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Rediff News  All News  » Movies » Do talent shows actually help?

Do talent shows actually help?

September 19, 2007 17:58 IST
They come, conquer and promptly disappear!

It happens to almost all winners of talent shows. After the public hysteria dies down, and a couple of albums are released, the winners just seem to disappear.

Remember Abhijeet Sawant, the first Indian Idol? Or the second runner up, Amit Sana? He was last seen strolling unnoticed in a suburban Mumbai shopping mall.

"Unfortunately, we haven't found a single singer from these talent hunts who has clicked big time," says Bhushan Kumar, Managing Director, T-Series music. "We haven't produced any big singers so far, like Himesh Reshammiya, from these programmes. It will take us time to produce a genuine super singer from these contests."

One can't deny, however, the fact that many have made it big as playback singers. Some like Kunal Ganjawala, Bela Shende, Shekhar Ravjiani (now a music director), Mohammad Vakil, Rishikesh Ranade, Shreya Ghosal and Sanjeevani Bhelande, for instance.

In fact, Vidhu Vinod Chopra heard Sanjeevani on television and offered her a chance to sing for his film, Kareeb. Sanjay Leela Bhansali gave Shreya a break in Devdas after hearing her on Zee SaReGaMaPa Challenge. 

Says Shekhar Ravjiani, music director of Vishal-Shekhar

fame, "These talent hunt contests are a wonderful platform for aspiring singers. They are a fantastic opportunity for those who want to showcase their talent."

Shekhar, who was himself an aspiring singer on a talent show, adds that they give newopportunities to many unknown faces in India. "Vishal and I have already signed on some aspirants from our show (Zee SaReGaMaPa Challenge). We will produce an album with them," he adds.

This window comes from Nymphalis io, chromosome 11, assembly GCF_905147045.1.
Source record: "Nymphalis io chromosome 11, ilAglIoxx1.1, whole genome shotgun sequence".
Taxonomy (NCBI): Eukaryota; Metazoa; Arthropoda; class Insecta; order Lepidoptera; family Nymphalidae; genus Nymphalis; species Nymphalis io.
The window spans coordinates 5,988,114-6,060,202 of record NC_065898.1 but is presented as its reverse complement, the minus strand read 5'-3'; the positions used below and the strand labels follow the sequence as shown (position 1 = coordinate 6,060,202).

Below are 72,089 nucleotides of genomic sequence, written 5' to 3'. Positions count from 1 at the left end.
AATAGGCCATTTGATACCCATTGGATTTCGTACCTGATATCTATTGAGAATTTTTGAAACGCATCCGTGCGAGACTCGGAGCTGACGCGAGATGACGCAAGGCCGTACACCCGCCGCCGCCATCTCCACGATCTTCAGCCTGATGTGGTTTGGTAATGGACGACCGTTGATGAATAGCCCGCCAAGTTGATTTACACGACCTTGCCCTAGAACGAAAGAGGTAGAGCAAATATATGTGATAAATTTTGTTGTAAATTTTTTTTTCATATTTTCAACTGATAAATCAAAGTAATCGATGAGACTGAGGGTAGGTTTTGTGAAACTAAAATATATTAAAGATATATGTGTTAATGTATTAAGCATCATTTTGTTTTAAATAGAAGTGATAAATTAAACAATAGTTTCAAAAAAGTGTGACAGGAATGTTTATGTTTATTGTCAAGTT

"These programmes give people a platform, as well as a chance to prepare themselves," says Shaan, who hosts Amul Star Voice Of India, another reality talent show.

Sonu Nigam puts in in a unique way. "If you compare Mughal emperor Aurangzeb's time to our time, you will get the answer. In his time, music was not given a platform, so there was no talent. Today, we have so many platforms for aspiring singers. At least they have an opportunity to prove themselves."

Film trade analyst Komal Nahta has a different point of view. "Talent hunt shows have only helped television channels so far," he says. "Winners have not been able to hold their celebrity status long and are remembered for only a year."

And therein lies the problem. Not many are able to hold on to their fame or sustain their celebrity status. While some manage to make money by going on nationwide stage shows, they are short-term options viable only as long as there is interest in the 'star'.

Syed Firdaus Ashraf